Pakistan’s code of silence a nurturing ground for child abuse cycle | Pakistan Today

Pakistan’s code of silence a nurturing ground for child abuse cycle

  • Child psychologist says effects of abuse can be permanent
  • Brain samples from adults who died by suicide and had a history of child abuse show abnormalities in brain cells

LAHORE: On January 4, 2018, seven-year-old Zainab Ansari was on her way to tuition when she was abducted, raped and murdered by a neighbour; 24-year old Imran Ali. Sparked by anger, mass protests swept throughout the country.

Child abuse has been one of Pakistan’s most daunting challenges. Yet, after each incident of child abuse, countrywide debates on all platforms are conclusive of the government’s slipshod attitude in implanting and executing relevant laws. One crucial aspect absent from the discussion is the cause and effect society’s silence has on child abuse, especially child molestation.

In a recent TV show, activist and television host Muniba Mazari delved into the reverberations of child abuse. Her guests, prominent media personalities Frieha Altaf and Nadia Jamil, journalist Hamza Rao and Child Protection NGO Sahil’s Executive Director Dr Manizeh Bano deconstructed narratives of childhood sexual abuse and the shadow of trauma.

Nadia Jamil had spoken about her ordeal before her interaction with Mazari. She was abused at the age of four by her qari sahib (Quran teacher).

“I became an unusually quite person, jittery all the time. It was only with my family’s support and willingness to speak about it that I was able to find my voice back,” she said in response to a question by Mazari.

“I was sexually abused by our cook at age 6. My parents took action but everyone remained silent. At 34, I realised how it had impacted my life,” said Frieha Altaf.

Talking about the incident that affected him, Hamza said, “I was eight years old when a very close friend of my father took advantage of me. There was no discussion or awareness of the matter in my house and I fell into a cycle of self-hate and shame.”

While talking to Pakistan Today, Hamza elaborates further, “I withdrew from society; I developed defence mechanisms, disassociated from fellow males, preferred to stay indoors and eventually resigned to homeschooling.”

Victims of abuse experience shock and distress that result in both neurological and physiological changes.

It is incorrect that the damaging effects of abuse in childhood are outgrown with age.

“The effects of abuse are permanent if suffered by and after the age of 5 to 6 years as the child is fully conscious by that age. The most common and widespread repercussion is that the child grows up to become abusive in a vengeful state of mind,” explains Child Psychologist Dr Areesha Asher.

This statement would make a lot of sense to those who read the Daily Times article “Psychopathology of a serial killer” written by Psychiatrist Aamer Sarfraz.

“Zainab’s rapist Imran Ali, who had always been fascinated by naqabat, would frequently go in search of naqeebs (hymn singers) who could teach him the verses and the associated art of singing. He got increasingly frustrated as they avoided him with excuses and had no means to pay for their service. This is when he got raped for the first time, in exchange for access to a naqeeb,” reads an excerpt from the article.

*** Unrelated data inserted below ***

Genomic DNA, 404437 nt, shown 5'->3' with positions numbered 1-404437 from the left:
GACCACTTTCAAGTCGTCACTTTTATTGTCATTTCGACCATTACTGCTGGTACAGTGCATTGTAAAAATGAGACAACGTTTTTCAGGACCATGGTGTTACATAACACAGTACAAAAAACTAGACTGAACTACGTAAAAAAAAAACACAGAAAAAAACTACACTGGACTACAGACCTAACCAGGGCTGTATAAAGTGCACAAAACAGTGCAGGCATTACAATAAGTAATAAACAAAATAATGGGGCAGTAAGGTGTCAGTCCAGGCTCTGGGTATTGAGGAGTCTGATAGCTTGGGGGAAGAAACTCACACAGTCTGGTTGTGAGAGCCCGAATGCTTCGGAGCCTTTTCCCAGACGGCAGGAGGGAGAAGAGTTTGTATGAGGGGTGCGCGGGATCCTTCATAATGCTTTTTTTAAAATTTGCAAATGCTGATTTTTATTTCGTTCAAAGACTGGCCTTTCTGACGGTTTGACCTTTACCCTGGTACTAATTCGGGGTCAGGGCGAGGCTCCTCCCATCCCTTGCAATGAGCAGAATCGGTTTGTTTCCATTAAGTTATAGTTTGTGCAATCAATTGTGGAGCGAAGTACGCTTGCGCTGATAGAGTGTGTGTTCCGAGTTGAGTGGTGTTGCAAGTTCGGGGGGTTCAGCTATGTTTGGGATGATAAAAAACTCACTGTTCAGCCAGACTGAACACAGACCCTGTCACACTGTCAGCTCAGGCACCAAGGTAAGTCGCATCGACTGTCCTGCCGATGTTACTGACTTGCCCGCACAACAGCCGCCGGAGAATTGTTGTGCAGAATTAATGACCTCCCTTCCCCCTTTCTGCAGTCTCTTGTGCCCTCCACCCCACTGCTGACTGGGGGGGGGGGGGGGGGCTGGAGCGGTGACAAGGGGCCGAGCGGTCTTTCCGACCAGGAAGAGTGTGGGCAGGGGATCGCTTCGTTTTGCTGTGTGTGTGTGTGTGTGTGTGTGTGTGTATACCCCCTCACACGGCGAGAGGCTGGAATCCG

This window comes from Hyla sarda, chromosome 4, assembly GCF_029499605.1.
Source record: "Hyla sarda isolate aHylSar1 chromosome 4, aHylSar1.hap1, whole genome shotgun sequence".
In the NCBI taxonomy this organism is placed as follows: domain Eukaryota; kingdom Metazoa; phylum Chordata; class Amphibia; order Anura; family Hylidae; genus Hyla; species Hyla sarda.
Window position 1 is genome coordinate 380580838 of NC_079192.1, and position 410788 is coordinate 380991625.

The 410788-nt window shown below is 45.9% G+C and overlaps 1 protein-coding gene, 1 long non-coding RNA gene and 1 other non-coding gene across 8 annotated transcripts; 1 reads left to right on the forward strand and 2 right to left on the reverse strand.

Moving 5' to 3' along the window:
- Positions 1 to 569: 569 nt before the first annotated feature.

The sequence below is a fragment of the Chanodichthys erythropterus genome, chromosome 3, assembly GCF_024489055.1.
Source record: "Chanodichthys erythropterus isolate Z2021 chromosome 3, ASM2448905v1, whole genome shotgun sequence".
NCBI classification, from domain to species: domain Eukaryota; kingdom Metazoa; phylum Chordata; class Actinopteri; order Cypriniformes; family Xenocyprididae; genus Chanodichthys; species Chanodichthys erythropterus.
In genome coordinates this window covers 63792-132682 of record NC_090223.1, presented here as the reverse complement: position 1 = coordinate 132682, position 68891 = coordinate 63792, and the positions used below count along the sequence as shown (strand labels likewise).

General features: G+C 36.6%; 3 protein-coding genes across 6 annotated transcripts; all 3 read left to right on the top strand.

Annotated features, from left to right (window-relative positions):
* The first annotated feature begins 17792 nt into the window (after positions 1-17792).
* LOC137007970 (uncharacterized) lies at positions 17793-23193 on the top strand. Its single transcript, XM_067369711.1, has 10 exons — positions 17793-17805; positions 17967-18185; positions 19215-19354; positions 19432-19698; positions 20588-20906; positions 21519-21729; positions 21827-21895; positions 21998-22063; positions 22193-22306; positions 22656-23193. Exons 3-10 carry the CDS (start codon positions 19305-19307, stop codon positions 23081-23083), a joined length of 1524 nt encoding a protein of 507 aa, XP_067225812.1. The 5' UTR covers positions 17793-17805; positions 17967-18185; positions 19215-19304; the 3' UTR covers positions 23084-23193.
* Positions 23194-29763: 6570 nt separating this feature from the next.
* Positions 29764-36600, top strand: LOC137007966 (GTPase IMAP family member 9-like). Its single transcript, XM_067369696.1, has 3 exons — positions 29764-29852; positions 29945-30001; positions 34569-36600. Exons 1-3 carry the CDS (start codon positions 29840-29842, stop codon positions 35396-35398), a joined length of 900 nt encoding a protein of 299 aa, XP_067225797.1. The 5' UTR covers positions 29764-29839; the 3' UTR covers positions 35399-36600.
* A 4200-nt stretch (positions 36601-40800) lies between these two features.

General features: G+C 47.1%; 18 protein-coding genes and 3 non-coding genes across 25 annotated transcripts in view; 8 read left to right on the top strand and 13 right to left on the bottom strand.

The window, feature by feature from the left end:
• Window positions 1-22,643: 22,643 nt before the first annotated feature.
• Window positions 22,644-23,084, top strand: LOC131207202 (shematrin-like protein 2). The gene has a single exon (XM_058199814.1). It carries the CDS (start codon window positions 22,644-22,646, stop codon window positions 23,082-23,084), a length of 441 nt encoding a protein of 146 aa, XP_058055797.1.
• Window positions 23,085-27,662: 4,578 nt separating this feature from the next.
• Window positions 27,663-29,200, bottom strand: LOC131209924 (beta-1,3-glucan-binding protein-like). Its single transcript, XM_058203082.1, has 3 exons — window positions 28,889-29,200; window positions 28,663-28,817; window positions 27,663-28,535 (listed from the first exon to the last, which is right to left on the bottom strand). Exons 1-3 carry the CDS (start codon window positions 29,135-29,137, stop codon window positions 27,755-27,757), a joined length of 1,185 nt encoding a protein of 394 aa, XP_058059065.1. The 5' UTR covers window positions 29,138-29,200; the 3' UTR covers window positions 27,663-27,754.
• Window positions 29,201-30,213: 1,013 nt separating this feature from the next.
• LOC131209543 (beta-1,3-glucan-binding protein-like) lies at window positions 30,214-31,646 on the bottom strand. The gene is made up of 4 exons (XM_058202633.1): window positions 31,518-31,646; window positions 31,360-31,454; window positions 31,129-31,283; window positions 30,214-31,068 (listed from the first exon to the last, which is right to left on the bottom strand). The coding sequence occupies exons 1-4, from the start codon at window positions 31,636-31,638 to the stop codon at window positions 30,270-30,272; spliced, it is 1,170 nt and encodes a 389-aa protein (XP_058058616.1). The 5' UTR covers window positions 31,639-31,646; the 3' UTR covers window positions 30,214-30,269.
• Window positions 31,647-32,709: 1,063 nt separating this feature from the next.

“Imran’s frustration with his lack of progress in a naqabat career grew over the years along with the sexual abuse he had suffered as its price. After puberty, he becomes a fringe member of this group who now trapped other victims,” it adds.

According to The American Journal of Psychiatry, “Child abuse leaves lasting marks on the brain at the cellular level thus impacting brain connectivity. An analysis of brain samples from adults who died by suicide and had a history of child abuse showed these abnormalities to be common among all victims. This could explain why people who suffer abuse as children are vulnerable to depression and other psychiatric conditions later in life.”

“The impact is stronger when the abuse is inflicted by those close to the child, especially with sexual abuse. The child’s personality takes the shape of a cocoon; interactions become difficult as they don’t trust anyone. Later in life, they suffer problems in all spheres of life,” Dr Areesha further explained.

According to Sahil, around 2,410 girls and 1,729 boys were sexually exploited in 2016-2017. The numbers are not as appalling as the fact that 34 per cent of these cases transpired in closed spaces and households, at the hands of people close to the families.

The brave survivors on Mazari’s show were rare cases. Their journey to recovery took years and probably felt like aeons. This exemplifies the poor level of awareness and sex education we are provided and have access to.

In response to Zainab Ansari’s brutal rape and killing, Jamiat Ulema-e-Islam (JI) Senator Hafiz Hamdullah, said, “If the western version of sex education is allowed in schools, it will further aggravate the situation. We will even resist its implementation if any such step is taken.”

It is vital to know that abuse does not make distinctions between socioeconomic classes, religion, culture or education levels.

Our national debate needs to highlight the urgent need to address the issue of child abuse through communication and self-help as opposed to dependency on the government. Pakistan without a doubt needs child-friendly legal aid; a law that requires the state to pay for abused children’s legal aid, as well as proper legislation to indict the perpetrators. Not only that, ease of access to therapy needs to be one of the options available to victims of abuse.

However, until that glorious day dawns upon us, we ourselves are responsible for effective dialogue to achieve results on sexual education even if means opposition by the custodians of our religion.



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